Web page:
This was a very thought provoking read, that is well researched and thought out.  The struggles Ingrid faced to find out her true roots are similar to many of the victims of the Lebensborn programme, many of them being unable to reconcile the findings.

A highly recommended read!

You can buy a copy of “Hitler’s Forgotten Children” via:

Amazon
Wordery
The Book Depository

My thanks to Elliott & Thompson, especially Alison Menzies for sending me a copy of this wonderful book.


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If you are an independent publisher or author and would like to feature on “Celebrating Indie Publishing” Friday please get in touch – email and twitter links are on the “About Me & Review Policy” page.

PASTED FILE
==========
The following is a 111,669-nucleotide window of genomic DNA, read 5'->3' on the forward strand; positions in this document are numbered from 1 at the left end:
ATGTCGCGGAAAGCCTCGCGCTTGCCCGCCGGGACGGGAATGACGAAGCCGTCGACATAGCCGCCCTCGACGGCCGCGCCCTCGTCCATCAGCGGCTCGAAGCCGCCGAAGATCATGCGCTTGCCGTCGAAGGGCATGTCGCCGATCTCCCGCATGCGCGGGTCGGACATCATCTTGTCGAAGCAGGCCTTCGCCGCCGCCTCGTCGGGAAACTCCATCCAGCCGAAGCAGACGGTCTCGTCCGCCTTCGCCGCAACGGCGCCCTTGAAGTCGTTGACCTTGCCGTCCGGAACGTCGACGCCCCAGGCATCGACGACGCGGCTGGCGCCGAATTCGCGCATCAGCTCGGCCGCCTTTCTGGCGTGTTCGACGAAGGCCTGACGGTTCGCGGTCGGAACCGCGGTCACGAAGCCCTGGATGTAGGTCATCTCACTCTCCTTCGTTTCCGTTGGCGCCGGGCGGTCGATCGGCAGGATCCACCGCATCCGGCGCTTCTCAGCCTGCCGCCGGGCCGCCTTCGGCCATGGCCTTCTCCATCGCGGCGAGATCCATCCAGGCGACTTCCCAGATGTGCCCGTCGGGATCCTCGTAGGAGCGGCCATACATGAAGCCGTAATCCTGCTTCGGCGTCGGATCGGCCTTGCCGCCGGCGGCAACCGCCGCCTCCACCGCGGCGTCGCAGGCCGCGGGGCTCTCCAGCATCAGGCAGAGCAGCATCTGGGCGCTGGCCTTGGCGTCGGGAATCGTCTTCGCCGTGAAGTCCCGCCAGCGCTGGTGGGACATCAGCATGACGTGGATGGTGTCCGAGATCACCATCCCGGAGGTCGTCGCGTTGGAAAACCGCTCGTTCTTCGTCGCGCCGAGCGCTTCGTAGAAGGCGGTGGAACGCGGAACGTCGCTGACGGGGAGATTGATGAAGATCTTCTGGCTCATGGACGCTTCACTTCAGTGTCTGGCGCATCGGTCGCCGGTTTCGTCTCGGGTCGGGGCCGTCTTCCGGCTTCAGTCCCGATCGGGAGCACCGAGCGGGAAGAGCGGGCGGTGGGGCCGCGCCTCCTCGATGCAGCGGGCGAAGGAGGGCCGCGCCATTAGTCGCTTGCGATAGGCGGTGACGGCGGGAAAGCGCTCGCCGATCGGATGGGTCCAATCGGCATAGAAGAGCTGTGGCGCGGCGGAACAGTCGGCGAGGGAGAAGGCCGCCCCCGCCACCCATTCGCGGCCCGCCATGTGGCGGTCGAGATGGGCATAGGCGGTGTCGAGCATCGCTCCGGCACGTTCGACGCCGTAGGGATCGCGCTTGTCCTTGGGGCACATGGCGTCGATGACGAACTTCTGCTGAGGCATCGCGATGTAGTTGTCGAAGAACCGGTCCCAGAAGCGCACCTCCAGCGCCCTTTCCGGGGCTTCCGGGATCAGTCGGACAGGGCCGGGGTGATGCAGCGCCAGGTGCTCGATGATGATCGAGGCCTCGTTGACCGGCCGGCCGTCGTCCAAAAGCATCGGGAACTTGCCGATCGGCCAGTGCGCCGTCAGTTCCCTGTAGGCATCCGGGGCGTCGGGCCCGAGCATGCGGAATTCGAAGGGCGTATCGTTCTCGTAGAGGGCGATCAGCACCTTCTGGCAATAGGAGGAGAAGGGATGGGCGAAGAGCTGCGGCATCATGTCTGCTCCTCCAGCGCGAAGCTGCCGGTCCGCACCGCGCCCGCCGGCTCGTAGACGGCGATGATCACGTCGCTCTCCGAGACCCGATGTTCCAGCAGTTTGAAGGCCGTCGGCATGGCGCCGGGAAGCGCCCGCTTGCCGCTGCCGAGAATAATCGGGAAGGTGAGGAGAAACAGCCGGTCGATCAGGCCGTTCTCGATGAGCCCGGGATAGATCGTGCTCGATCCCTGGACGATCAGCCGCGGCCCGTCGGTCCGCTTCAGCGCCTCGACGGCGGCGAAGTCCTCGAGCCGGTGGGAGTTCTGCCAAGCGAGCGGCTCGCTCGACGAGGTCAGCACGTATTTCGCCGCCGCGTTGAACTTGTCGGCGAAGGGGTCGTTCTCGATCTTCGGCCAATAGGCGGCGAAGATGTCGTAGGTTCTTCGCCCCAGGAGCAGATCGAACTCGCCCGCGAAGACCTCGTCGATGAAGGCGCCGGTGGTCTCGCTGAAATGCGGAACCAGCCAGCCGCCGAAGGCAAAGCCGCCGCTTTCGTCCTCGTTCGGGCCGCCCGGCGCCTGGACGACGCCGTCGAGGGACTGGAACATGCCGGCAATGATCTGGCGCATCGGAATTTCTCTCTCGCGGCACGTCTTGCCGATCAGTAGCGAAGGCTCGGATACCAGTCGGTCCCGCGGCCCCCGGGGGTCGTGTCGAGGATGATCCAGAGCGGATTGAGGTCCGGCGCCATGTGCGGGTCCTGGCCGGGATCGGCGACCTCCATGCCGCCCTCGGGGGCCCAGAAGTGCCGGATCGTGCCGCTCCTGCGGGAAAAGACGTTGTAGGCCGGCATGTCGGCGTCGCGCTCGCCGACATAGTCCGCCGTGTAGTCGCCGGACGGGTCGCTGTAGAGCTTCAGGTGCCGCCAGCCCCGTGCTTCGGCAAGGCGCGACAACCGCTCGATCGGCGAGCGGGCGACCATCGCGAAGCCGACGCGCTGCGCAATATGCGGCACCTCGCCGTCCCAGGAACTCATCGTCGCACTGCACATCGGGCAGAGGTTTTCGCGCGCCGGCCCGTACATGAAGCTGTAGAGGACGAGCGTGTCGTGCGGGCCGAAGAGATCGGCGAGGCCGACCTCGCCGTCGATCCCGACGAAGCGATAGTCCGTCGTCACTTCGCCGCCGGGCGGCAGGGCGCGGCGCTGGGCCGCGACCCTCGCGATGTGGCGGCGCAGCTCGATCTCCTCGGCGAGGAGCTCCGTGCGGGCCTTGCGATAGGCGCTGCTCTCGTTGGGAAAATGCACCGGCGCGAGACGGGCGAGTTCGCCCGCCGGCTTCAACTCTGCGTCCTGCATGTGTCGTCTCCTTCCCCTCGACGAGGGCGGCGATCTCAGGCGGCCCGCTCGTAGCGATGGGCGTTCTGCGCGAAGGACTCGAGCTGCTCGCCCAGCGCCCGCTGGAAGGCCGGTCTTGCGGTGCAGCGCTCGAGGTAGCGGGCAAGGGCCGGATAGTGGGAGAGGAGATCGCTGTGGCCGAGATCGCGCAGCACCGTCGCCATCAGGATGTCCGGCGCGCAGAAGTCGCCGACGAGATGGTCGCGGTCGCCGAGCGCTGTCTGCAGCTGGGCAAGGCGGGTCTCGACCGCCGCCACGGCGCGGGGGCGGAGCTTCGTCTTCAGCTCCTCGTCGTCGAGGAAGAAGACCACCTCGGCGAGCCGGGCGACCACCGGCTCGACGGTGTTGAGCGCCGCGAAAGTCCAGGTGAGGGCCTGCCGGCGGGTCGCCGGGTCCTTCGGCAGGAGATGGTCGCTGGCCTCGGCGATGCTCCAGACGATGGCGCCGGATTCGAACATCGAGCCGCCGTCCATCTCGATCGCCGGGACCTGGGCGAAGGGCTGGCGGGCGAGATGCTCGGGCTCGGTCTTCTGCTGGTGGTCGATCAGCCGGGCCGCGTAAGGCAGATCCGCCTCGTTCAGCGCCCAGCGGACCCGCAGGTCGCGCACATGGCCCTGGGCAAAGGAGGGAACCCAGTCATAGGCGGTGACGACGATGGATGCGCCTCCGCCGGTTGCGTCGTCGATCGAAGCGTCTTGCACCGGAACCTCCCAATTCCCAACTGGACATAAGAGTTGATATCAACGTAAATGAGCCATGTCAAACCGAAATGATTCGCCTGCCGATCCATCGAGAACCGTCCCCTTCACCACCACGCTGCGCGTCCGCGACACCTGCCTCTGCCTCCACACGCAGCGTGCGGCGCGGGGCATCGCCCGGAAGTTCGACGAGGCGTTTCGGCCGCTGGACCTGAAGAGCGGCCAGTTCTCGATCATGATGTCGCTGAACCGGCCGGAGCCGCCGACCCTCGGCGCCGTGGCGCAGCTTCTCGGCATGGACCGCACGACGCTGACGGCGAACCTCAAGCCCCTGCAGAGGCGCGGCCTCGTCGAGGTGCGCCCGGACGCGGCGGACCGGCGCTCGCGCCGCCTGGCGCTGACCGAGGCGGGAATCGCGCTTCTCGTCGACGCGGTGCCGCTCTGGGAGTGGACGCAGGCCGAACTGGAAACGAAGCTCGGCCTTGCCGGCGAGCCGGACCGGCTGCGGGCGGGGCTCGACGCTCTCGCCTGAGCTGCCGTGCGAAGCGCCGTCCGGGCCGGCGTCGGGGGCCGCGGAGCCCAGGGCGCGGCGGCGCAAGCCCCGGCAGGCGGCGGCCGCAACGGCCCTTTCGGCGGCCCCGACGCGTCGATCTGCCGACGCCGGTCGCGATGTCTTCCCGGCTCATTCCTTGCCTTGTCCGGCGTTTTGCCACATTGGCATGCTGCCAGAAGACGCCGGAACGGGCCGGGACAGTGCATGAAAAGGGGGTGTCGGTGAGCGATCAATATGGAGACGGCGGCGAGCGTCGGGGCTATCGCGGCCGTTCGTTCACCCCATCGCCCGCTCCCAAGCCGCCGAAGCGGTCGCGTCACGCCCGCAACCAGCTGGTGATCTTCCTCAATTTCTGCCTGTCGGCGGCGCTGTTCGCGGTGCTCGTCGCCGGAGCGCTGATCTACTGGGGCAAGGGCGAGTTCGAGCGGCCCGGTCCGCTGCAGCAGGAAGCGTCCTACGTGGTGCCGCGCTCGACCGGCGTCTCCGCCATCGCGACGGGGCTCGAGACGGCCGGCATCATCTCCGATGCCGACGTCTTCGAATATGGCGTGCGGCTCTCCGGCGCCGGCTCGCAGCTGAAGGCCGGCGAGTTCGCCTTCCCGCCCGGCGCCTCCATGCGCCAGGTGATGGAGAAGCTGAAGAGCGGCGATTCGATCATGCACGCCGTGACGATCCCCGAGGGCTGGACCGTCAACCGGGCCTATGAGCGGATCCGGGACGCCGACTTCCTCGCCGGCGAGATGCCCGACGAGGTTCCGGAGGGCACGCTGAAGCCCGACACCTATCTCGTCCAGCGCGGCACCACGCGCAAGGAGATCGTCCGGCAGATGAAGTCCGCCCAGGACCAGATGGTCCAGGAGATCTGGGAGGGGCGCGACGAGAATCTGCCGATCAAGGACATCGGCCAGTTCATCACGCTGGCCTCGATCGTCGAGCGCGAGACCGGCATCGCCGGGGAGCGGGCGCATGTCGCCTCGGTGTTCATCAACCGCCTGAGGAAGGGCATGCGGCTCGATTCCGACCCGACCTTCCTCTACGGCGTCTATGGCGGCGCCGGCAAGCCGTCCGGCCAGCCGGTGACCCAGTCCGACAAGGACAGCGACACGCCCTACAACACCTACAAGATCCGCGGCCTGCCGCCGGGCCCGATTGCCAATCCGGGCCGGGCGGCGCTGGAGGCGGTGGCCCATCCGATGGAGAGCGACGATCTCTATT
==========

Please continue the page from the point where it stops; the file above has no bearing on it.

I am delighted to welcome you to my stop on the blog tour for “Sleeper”, the brilliant YA crossover thriller written by J.D. Fennell and share with you a fantastic piece written by the author on the importance of strong characters.  In “Sleeper” there is no shortage of strong characters, indeed the main character is one that instantly challenges the reader as to his motives, an enigmatic character that reader’s can’t help but want to follow as the tale draws them in.  Usually when a book arrives I will flick through it, try to gauge what sort of read it will be etc, but this book instantly grabbed my attention and before I knew it, I’d read a fair few chapters and was hooked!

Description:

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Sixteen-year-old Will Starling is pulled from the sea with no memory of his past. In his blazer is a strange notebook with a bullet lodged inside: a bullet meant for him. As London prepares for the Blitz, Will soon finds himself pursued by vicious agents and a ruthless killer known as the Pastor. All of them want Will’s notebook and will do anything to get it.